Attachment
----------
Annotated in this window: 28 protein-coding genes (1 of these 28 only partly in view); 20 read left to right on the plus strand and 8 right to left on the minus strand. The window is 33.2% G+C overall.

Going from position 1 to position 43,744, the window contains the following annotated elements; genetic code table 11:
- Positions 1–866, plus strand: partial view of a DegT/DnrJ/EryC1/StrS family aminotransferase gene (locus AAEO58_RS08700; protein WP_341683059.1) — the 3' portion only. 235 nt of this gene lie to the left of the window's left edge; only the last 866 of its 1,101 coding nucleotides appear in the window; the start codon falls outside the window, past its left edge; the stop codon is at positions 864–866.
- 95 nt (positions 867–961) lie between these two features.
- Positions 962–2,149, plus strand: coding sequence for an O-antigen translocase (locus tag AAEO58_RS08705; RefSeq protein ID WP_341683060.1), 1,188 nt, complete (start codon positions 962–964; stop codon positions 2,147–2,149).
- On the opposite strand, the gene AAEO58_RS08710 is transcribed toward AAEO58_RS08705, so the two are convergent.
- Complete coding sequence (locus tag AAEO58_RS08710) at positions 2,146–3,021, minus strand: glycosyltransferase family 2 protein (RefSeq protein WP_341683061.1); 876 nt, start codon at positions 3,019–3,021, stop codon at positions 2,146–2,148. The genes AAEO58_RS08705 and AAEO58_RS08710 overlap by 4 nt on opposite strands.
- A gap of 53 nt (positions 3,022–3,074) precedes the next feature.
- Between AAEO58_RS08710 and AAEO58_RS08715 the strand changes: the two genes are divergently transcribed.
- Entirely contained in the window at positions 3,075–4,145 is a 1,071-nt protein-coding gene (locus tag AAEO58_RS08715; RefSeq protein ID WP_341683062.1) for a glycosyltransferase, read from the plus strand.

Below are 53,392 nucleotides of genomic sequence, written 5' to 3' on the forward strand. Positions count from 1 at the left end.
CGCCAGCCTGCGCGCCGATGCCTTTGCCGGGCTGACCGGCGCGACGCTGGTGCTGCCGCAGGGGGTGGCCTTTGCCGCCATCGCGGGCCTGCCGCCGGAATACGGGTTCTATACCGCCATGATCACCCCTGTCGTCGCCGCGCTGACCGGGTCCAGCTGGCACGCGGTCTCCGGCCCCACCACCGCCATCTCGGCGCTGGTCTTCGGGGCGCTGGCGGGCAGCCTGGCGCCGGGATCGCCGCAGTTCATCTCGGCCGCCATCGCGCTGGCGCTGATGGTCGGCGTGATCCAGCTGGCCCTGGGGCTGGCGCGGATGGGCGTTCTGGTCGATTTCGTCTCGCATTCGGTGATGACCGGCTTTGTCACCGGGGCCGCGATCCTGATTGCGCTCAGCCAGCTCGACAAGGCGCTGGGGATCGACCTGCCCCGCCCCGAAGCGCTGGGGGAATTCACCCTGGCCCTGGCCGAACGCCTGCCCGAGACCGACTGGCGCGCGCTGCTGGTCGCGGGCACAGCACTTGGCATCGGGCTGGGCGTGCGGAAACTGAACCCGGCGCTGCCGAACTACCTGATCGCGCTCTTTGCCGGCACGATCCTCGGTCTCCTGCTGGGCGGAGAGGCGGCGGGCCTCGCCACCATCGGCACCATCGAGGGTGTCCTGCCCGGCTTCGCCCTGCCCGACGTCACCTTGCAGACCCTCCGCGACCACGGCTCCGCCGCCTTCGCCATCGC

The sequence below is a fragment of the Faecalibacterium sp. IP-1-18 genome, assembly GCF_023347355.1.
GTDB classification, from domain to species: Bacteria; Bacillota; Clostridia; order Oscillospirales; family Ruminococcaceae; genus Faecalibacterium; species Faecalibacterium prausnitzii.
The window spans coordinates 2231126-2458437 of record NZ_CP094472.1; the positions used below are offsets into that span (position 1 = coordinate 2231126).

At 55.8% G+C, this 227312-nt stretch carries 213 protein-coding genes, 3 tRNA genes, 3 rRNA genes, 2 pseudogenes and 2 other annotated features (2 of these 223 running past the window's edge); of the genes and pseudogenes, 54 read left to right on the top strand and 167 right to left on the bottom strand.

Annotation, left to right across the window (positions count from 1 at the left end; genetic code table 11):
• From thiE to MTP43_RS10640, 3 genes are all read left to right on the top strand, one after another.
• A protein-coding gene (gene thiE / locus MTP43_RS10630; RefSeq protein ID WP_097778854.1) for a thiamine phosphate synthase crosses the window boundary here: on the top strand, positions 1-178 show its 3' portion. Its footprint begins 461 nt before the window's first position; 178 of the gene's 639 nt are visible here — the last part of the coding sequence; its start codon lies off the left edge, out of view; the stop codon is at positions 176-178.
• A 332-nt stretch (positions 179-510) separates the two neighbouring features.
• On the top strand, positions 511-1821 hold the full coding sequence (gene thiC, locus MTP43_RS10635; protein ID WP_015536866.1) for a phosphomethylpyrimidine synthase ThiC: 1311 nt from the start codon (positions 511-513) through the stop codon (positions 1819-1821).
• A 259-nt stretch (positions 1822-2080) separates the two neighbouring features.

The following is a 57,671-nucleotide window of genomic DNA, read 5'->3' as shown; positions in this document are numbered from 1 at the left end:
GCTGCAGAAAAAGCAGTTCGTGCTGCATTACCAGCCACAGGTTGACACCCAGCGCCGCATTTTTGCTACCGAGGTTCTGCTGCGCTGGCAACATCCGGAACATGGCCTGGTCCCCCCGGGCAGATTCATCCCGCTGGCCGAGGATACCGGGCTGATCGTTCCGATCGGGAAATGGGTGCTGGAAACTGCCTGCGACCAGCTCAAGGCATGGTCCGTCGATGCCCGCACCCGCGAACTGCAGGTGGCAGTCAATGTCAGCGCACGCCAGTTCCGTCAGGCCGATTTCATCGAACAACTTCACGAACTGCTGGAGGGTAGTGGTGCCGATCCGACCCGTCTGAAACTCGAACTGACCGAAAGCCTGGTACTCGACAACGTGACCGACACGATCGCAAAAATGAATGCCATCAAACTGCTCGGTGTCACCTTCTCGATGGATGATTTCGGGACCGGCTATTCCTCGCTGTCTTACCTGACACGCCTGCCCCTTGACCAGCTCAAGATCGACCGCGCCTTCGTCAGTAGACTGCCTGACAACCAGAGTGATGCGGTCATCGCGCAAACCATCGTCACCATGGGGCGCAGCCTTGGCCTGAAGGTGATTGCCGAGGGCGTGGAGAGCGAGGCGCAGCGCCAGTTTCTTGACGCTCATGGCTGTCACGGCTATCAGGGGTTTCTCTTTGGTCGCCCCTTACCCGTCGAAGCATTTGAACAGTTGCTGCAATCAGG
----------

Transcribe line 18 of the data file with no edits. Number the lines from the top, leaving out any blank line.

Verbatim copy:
• From thiE to MTP43_RS10640, 3 genes are all read left to right on the top strand, one after another.